In 1957, the executive committee of the American Economic Association (AEA) faced a moral dilemma. In three years, the organization’s annual conference was to be held at the Roosevelt Hotel in New Orleans, Louisiana. With the recently decided case Brown v. Board of Education, The civil rights movement was in full swing. New Orleans, however, clung to racial segregation and the old Southern Jim Crow Order.
To be planned and a hotel deal coming up, the AEA leadership called a meeting to see if the organization could, in good conscience, hold its conference at a separate hotel in a different city. The Posh Roosevelt Hotel – multi-storey as a favorite drinking spot for generations of Hue P Long and Louisiana’s political elite – had such an advantage. Until the Civil Rights Act of 1964 prohibits discrimination in public housing, it will be against racial solidarity.
Faced with a choice between moving forward with the agreement or relocating to another city, the AEA’s executive committee has decided to send a message. According to the minutes of the meeting, “the group was of the view that the association would not meet in a hotel that was separate in terms of meeting room, accommodation or meals.” The committee assessed “the current situation in New Orleans,” following which the “Secretary was instructed to make alternative arrangements for the 1960s as soon as possible.”
AEA documents do not go into detail about the discussions behind the decision to move the conference. A Recently discovered letterHowever, the story reveals another level. Richard A. Musgreve, a member of the AEA executive committee, described the decision of the meeting to a colleague a few years later. Along with other AEA representatives, Musgrave protested that “we should not go there because of discrimination.” He relayed the discussion leading to this decision:
Milton Friedman adds that – as an incentive – the hotel should be told we will come (I think the date was ’62) if there is no discrimination. Secretary George Washington Bell was instructed to reschedule accordingly.
The AEA minutes record that the committee has instructed further delays in the “until the next date if the situation in New Orleans changes.” According to Friedman’s advice, economists discriminate against non-white customers of hotels in order to financially penalize the benefits of their contracts.
AEA’s position presents an opportunity for Friedman to work on a theory that his doctoral student, Gary Baker, proposed in a research paper written at the University of Chicago the same year. Isolated businesses have ultimately harmed themselves by denying their services to disenfranchised ethnic groups, resulting in them losing out as customers. As Friedman later observed, economic decision-making could be used as a powerful weapon against discriminatory practices. In this case, if the Roosevelt Hotel does not allow black guests to stay on its premises, economists will move their conference and its paying customers elsewhere.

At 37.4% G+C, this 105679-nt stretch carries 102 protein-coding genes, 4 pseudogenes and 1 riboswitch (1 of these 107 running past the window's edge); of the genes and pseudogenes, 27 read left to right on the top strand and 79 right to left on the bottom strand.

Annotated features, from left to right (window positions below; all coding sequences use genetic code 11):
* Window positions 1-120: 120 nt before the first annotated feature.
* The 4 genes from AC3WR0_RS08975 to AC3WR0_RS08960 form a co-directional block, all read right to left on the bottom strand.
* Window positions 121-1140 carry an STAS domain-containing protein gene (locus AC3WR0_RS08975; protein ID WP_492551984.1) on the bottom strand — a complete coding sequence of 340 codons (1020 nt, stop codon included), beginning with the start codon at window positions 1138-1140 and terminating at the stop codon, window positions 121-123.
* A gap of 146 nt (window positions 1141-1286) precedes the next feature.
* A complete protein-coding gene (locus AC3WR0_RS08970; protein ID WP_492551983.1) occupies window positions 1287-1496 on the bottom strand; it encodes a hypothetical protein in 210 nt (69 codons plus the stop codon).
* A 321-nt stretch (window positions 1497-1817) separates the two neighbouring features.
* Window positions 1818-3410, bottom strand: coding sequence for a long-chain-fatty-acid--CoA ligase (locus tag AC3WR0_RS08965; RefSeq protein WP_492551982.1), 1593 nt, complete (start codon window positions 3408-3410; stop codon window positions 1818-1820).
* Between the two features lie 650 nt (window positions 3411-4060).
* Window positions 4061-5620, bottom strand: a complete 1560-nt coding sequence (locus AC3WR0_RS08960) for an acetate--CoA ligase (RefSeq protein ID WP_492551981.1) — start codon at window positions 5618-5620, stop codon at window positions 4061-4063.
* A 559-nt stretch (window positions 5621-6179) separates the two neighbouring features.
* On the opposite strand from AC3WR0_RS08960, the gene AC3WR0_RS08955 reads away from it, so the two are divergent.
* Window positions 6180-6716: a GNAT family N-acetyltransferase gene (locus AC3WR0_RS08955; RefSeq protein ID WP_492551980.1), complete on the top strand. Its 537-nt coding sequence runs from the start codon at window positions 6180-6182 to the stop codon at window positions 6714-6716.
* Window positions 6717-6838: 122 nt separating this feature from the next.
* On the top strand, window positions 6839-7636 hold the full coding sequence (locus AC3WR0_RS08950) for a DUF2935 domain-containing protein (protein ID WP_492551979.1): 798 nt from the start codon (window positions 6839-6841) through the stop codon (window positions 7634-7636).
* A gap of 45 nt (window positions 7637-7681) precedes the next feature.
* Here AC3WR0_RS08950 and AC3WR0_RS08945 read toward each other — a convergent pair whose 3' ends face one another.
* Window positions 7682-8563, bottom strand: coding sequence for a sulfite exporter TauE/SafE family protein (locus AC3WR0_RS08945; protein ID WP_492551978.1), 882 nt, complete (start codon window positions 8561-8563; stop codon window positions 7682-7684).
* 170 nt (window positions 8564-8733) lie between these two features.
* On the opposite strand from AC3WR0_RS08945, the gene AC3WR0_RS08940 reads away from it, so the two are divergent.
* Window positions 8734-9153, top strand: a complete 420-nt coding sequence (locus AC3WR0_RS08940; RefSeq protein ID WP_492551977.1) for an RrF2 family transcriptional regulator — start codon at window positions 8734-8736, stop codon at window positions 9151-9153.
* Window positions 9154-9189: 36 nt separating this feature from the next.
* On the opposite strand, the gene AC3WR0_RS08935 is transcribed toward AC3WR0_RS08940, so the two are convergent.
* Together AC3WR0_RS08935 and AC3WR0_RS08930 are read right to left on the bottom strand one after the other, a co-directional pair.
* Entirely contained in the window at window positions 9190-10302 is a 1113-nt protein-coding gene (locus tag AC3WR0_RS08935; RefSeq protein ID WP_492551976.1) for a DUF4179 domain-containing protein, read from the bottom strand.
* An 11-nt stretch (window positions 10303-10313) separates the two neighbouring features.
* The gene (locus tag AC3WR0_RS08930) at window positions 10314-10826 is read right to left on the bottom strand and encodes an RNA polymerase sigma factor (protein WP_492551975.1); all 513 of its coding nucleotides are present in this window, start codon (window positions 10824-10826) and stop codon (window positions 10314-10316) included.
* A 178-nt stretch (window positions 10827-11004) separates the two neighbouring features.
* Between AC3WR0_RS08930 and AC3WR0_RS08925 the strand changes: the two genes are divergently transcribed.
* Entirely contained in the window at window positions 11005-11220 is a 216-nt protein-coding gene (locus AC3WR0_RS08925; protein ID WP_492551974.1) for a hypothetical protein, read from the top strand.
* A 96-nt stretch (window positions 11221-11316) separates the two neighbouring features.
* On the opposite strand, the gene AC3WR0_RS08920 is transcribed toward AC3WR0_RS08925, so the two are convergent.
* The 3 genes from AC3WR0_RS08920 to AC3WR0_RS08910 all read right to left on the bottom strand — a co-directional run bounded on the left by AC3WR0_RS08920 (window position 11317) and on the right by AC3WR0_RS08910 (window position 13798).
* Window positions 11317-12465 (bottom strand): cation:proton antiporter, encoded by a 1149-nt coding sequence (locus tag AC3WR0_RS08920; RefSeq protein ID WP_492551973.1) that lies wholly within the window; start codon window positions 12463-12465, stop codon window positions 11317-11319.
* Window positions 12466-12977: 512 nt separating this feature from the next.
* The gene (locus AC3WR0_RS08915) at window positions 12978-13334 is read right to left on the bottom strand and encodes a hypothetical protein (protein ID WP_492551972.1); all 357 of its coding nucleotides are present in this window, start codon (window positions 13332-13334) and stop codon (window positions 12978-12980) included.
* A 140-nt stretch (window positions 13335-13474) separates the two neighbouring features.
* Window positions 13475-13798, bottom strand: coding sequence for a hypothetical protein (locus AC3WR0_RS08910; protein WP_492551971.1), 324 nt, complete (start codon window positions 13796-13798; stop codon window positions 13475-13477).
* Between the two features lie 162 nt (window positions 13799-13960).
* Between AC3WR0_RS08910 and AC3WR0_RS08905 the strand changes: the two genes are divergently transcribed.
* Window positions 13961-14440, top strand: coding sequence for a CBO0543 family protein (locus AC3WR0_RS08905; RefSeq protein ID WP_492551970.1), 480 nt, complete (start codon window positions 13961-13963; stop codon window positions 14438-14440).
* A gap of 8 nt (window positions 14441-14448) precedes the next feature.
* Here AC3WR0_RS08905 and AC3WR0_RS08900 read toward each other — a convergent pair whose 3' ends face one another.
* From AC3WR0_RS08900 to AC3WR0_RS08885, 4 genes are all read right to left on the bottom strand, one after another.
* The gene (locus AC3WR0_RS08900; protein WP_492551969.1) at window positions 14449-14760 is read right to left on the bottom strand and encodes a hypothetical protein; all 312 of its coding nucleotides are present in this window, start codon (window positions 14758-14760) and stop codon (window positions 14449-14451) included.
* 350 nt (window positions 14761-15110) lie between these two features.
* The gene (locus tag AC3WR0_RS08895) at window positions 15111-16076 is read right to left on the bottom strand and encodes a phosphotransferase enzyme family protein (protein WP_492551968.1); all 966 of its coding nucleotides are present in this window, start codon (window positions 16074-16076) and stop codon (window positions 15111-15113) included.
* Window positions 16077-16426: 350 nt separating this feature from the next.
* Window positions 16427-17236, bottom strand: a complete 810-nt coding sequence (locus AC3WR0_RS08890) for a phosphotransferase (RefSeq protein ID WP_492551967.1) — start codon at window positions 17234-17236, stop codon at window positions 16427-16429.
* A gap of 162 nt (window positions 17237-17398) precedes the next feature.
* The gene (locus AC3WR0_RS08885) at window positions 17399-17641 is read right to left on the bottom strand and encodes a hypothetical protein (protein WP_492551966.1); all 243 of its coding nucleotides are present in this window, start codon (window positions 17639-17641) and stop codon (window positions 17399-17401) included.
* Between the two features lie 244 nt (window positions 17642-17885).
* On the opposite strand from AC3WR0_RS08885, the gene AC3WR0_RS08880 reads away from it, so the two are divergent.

Friedman describes this principle in detail in his now-classic 1962 book, Capitalism and freedom. As he wrote in that text, “It is often accepted that a person who discriminates against others regardless of their race, religion, caste or whatever, does so at no cost but imposes a cost on others.” This view, Friedman continued, relied on an economic dilemma. “Anyone who refuses to buy or work with a Negro, for example, has a limited range of choices. He usually has to pay a higher price for what he buys or get a lower return for his work. Or, to put it another way, Those of us who find skin color or religion irrelevant can buy some things more cheaply.
While Friedman was in favor of making the AEA’s hotel agreement contingent to dismantle their facilities, he aimed to take it home at this point. If the Roosevelt Hotel is not consolidated in time for the conference, it will not receive any business from the company.
The AEA Hotel episode reveals that Friedman’s arguments were not merely hollow in defending the free-market ideology – an accusation often made by modern-day opponents of the free-market economy, such as Nancy McLean, who even falsely accuses Friedman of allying with separatists. Advance school vouchers.
Like many such propaganda campaigns, their history is simply not wrong – it is the exact opposite of reality. Friedman was genuinely opposed to racial segregation on moral and economic grounds, and his actions were matched by his eloquence. When the time came to take these beliefs away in 1957, he chose to send an economic message to the offending business by moving its customers elsewhere.